Document internals: Containment (document) versus Inheritance (run).

Buzzword has a built-in inspector. View and set properties manually. Exposes raw data structure.
Typically when using a tree component you can hook it up to XML. With ITreeDataDescriptor you can plug directly into your own custom data structures. Your application should have debugging tools built into it. Flex's easy to use out of the box components without much styling are a good enough interface to create these tools quickly.

Question about why should someone trust Buzzword for documents?: Basically just need to "trust us". SWFs are not over SSL but all documents are. Adobe practices good data security. Need to ask "how bad would a security breach be for Adobe?" and understand they don't want that to happen.

Created a way to test the real application through a system called "LiveTest". Needed to test correctness of document model after every command. Not a replacement for QTP as it is focused on state of internal models. Internally everything is done via command pattern.

To test some feature it records document model after changes to create known good state. Windows/IE used as platform using ActiveX control to write out state into files. These can later be rerun to compare that the same results are produced each time.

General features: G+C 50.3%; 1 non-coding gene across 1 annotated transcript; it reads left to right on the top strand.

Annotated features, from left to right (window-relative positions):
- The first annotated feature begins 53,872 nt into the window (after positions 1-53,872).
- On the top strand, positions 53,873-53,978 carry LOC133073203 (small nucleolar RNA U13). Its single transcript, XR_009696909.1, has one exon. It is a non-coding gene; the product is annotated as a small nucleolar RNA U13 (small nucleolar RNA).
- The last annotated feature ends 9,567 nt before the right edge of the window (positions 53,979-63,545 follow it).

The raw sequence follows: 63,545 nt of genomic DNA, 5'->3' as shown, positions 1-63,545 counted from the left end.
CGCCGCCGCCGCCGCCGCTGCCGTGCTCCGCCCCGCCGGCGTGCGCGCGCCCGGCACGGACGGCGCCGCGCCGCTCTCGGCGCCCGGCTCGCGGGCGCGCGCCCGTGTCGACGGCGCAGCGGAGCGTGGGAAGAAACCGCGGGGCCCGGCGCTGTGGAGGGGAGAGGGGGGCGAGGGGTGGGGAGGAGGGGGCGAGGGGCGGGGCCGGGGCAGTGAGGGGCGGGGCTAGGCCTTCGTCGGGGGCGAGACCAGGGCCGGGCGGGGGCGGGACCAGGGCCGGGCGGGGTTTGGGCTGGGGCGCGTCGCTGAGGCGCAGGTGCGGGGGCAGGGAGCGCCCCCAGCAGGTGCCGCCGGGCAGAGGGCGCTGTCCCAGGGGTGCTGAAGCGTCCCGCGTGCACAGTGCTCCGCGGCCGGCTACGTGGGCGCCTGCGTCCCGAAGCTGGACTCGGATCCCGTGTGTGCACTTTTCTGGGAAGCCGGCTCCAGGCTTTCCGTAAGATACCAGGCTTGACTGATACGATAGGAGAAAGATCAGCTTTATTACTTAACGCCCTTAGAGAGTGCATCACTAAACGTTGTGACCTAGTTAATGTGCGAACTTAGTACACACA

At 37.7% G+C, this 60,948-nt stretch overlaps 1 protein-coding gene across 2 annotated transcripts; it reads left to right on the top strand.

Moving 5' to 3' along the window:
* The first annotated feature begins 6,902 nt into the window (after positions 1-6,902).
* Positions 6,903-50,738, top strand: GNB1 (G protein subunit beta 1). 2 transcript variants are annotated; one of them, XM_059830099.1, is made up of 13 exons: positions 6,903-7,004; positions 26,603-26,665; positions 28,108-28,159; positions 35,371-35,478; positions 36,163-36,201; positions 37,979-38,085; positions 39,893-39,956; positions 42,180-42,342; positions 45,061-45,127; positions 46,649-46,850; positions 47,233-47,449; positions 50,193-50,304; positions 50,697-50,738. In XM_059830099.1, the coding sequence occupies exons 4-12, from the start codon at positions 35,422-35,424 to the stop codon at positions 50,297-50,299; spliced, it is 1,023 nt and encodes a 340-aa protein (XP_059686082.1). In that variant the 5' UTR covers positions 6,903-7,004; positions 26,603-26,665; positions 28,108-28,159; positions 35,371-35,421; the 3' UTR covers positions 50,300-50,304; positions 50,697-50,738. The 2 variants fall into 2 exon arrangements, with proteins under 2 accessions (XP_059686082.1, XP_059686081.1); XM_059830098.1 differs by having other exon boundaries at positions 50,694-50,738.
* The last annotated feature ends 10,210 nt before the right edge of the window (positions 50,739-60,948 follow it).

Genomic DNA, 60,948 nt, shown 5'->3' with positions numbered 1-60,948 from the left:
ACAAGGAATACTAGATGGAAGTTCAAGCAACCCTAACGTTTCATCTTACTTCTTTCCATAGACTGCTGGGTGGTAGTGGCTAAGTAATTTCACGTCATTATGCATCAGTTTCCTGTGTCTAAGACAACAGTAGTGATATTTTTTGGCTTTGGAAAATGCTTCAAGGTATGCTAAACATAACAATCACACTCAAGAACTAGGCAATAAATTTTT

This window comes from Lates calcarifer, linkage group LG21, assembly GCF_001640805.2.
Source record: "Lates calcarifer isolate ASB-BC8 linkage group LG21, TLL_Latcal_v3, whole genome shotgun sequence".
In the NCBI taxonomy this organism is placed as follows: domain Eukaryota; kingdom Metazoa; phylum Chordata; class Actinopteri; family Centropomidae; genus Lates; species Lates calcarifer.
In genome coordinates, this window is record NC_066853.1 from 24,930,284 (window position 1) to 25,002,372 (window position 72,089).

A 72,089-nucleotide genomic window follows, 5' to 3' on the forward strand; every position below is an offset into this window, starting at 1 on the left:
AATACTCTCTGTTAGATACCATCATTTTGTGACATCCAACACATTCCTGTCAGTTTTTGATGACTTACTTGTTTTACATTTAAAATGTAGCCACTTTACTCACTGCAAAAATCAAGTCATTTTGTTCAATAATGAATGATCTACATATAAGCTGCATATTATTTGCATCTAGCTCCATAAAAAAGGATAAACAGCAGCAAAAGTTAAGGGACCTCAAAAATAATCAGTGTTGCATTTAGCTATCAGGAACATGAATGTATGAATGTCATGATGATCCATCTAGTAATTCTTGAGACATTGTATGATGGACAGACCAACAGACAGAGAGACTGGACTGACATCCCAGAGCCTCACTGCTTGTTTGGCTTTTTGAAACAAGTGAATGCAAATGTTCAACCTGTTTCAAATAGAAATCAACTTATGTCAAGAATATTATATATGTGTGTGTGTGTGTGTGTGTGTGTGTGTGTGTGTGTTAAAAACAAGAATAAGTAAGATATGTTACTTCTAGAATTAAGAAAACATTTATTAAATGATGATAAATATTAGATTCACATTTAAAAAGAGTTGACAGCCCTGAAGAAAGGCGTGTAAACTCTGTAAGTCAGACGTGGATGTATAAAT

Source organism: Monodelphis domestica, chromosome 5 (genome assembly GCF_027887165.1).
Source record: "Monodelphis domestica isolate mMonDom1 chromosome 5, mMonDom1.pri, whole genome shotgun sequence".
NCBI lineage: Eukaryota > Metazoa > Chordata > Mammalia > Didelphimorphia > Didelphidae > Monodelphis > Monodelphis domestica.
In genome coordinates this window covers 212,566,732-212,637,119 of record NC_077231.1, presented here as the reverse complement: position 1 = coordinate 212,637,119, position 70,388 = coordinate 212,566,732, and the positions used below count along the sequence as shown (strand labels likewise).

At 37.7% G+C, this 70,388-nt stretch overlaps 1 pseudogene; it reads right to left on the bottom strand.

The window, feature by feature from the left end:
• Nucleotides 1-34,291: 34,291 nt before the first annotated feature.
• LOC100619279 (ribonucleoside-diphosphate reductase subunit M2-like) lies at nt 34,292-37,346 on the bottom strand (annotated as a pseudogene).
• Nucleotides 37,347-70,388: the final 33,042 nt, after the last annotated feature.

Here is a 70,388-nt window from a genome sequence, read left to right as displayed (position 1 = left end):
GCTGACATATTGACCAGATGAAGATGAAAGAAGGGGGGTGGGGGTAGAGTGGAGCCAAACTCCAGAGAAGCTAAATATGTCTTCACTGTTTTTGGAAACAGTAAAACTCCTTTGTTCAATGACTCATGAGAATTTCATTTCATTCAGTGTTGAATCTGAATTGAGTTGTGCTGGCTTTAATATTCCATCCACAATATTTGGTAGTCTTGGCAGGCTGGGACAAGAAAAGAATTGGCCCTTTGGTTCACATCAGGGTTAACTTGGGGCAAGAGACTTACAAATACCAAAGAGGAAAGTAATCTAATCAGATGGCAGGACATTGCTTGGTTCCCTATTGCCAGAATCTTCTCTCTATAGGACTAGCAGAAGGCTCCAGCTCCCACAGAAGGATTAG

Question about how much effort it took to build the test harness? Not sure, maybe 10% of total time.

Comment made about inability to type in full screen mode. It's a security concern which is why its disallowed.

Commands run during a live test know how to output an ActionScript version of themselves that can be pasted into a .as file to create the test file. Could send to server and compile and send back a SWF, but wanted a light-weight solution. Pieces of test are broken into anonymous function, one for each part. Done to work around issue that if ActionScript runs for too long Flash player freezes. Cooperative multiple tasking. Separate functions can run and return control back to UI.

Question about generating ActionScript code versus interrupting XML? Going through API on top of Buzzword to make testing possible. Built this way to ensure you have a good API. Being bale to set breakpoints in code versus XML is very handy.

New code needs to be referenced so they have a file that pulls in all of the tests so they are compiled in.

Manual training of the test. Took XML snapshots of document and layout and wrote them to disk. XML documents have representations of model objects. Has green thumbs up or red thumbs down. Good discipline about running all test before doing a check in.